Join Brian Lee White for an in-depth discussion in this video Using EQ to fix problems and place elements in the mix, part of Get in the Mix with Logic Pro.
…EQ can be used to repair signal's frequency response…and create a more idealized representation of the recording.…Likewise, EQ can be used to fit the resulting fix…signal into the rest of the mix, complementing the other elements.…Because of this, I often like to break my EQ approach into two parts.…I start by considering the signal by itself and listen for anything…that sounds out of place.…Like too much frequency build up, or resonance from improper mic placement.…Or background noises recorded with the signal.…
At this stage, I may use EQ to attempt to correct these issues before I try to…place my signal into the rest of the mix. I call this stage Corrective EQ.…This is the one place where I think it's okay to listen critically…in isolation with the track solo. During this stage, I'm…usually cutting or removing frequencies from the signal, rather than boosting.…After getting rid of the things, I know I don't want any signal.…I proceed to the most important stage of the EQing process, EQing in context.…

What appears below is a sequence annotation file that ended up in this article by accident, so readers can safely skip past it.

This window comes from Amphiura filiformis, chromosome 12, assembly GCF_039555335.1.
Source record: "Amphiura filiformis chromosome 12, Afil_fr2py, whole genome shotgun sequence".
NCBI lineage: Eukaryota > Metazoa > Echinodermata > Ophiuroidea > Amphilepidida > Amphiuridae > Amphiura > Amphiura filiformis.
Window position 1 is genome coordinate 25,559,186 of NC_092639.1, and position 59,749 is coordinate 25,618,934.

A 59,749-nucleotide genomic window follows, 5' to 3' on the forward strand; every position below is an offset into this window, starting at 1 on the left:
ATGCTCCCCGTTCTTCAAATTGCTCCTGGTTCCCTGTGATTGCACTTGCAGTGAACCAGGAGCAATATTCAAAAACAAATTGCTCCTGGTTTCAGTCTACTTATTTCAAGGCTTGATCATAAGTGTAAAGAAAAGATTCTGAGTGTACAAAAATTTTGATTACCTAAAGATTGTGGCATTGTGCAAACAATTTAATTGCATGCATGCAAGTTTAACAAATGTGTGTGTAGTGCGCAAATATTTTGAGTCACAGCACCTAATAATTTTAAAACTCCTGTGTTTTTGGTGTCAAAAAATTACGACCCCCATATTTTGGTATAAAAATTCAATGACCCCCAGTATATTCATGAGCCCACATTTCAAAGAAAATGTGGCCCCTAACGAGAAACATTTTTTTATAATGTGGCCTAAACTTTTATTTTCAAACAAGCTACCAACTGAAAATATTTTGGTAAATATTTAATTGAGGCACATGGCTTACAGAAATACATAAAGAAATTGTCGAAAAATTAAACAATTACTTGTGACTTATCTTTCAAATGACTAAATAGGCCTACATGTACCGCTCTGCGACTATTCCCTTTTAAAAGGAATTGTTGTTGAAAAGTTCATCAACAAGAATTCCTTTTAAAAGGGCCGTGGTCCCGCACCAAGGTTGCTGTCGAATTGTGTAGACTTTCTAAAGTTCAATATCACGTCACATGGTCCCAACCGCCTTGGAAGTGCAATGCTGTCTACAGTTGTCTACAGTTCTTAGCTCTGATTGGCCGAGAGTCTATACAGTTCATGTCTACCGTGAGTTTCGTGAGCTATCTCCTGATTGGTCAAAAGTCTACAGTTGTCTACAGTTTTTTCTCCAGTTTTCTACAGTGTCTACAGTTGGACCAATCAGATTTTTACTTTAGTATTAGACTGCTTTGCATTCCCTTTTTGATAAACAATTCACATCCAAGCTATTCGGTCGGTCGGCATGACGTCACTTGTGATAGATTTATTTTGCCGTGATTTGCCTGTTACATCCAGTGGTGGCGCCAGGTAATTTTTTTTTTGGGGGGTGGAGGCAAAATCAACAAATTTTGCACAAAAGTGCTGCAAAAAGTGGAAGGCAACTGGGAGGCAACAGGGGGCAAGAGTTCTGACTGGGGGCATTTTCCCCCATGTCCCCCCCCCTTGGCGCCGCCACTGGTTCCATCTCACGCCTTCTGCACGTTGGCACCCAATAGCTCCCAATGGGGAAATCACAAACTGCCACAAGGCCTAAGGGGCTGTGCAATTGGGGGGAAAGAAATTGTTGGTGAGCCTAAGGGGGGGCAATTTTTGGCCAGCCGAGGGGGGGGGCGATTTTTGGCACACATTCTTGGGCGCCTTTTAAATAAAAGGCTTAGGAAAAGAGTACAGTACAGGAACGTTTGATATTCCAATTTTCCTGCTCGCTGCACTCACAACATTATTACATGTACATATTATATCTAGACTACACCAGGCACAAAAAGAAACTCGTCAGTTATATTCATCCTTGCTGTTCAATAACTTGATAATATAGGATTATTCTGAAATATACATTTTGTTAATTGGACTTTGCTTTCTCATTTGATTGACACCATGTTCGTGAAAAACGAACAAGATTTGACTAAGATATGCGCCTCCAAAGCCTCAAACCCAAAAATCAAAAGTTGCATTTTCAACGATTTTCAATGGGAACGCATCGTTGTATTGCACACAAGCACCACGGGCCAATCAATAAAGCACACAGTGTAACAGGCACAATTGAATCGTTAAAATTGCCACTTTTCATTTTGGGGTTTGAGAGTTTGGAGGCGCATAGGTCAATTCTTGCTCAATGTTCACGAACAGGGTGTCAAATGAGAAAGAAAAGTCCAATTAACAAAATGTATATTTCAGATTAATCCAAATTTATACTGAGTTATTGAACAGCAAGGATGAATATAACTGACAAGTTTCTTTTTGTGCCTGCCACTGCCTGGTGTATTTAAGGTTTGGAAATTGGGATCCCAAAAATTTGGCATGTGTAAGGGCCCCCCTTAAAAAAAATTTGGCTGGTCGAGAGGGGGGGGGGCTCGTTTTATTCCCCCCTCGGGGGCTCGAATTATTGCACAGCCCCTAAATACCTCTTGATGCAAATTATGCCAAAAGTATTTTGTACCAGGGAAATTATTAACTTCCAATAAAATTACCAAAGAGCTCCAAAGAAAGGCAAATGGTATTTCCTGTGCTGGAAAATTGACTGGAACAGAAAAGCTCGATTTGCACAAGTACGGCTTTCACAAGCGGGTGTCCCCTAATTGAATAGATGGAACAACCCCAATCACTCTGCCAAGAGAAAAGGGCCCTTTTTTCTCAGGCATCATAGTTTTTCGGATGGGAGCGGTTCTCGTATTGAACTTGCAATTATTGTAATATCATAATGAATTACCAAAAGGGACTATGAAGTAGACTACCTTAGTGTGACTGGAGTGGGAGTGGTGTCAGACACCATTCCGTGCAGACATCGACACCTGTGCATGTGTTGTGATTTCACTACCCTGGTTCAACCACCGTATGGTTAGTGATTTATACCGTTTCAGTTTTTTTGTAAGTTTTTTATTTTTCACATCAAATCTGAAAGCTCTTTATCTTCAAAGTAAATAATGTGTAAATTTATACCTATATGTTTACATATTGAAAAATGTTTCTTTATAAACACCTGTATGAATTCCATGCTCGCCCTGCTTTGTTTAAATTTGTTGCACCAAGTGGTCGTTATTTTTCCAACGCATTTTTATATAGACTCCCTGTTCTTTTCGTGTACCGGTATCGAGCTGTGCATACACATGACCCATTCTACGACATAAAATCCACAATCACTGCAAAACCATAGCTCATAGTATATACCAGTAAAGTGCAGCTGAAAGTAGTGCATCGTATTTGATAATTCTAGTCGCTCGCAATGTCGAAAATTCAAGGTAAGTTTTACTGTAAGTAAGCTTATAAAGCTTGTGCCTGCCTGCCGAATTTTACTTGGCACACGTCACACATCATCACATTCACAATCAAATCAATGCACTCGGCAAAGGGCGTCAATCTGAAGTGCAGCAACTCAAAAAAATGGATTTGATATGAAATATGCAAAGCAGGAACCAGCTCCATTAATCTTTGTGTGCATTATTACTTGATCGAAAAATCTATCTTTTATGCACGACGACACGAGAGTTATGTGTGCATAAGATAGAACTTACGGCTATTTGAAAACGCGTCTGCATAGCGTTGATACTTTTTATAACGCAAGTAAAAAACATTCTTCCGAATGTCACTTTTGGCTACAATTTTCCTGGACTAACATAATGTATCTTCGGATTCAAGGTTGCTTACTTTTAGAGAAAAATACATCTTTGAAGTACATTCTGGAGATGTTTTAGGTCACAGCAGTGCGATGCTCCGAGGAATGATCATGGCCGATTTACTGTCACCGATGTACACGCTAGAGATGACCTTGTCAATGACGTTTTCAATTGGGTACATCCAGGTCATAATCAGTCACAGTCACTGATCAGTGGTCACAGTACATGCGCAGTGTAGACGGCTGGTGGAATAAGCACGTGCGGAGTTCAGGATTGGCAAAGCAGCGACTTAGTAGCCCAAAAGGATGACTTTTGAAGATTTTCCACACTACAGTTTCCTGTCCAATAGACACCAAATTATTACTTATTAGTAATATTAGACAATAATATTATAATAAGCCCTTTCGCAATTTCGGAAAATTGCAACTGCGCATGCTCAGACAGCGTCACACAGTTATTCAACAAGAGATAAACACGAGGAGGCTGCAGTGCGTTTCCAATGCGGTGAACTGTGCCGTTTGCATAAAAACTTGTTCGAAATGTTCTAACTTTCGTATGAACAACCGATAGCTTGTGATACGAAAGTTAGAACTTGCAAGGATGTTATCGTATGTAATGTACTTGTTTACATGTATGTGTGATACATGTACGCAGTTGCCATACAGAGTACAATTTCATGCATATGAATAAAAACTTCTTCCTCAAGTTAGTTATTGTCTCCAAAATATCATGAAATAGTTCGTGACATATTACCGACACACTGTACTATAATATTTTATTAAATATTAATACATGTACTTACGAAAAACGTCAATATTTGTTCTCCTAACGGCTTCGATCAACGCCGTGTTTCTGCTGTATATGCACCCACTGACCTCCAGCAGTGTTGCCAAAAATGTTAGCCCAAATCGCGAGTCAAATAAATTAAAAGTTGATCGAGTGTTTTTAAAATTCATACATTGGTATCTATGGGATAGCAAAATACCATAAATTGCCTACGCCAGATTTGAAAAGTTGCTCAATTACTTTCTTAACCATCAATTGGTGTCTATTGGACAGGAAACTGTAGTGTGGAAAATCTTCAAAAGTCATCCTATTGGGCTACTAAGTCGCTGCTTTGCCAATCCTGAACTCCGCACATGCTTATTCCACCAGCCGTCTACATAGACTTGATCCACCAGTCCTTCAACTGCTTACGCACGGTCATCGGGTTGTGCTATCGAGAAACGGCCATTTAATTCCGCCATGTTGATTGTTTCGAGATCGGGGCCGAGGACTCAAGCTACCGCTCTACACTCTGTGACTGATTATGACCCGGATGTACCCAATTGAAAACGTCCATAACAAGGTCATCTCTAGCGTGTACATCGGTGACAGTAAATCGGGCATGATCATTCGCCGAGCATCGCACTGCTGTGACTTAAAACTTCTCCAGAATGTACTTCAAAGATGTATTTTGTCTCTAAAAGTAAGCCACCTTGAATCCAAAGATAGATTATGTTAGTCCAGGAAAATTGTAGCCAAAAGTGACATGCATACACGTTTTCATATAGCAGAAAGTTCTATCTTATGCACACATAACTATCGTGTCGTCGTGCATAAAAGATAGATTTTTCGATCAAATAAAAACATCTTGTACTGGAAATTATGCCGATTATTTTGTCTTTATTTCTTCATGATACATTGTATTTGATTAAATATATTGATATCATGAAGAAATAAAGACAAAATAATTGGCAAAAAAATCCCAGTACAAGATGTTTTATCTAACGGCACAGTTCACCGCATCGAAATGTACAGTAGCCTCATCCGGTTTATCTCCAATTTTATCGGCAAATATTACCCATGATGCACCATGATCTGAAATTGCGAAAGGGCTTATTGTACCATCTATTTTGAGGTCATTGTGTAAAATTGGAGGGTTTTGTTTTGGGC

This course covers 23 techniques for improving your mixes with compressors, processors, EQ and filters, delay, and modulation. The first chapter covers compression and dynamics processing, including how to even out vocal performances and add punch to drum tracks. The second chapter goes into EQ and filtering techniques, such as creating complimentary EQ curves and EQ-ing FX returns. Last, the authors explore delay and modulation techniques, including using long delay on key lyrics and creating flanger and phaser effects.
Download the free exercise files and open them in Logic to start training, or simply watch the videos here at lynda.com.
- Using compression to even out vocals and add punch to drums
- Maximizing mix loudness
- De-essing a vocal track
- Using EQ to fix problems and place elements
- Automating EQ
- Using long delay
- Creating slapback echo
- Creating a flange effect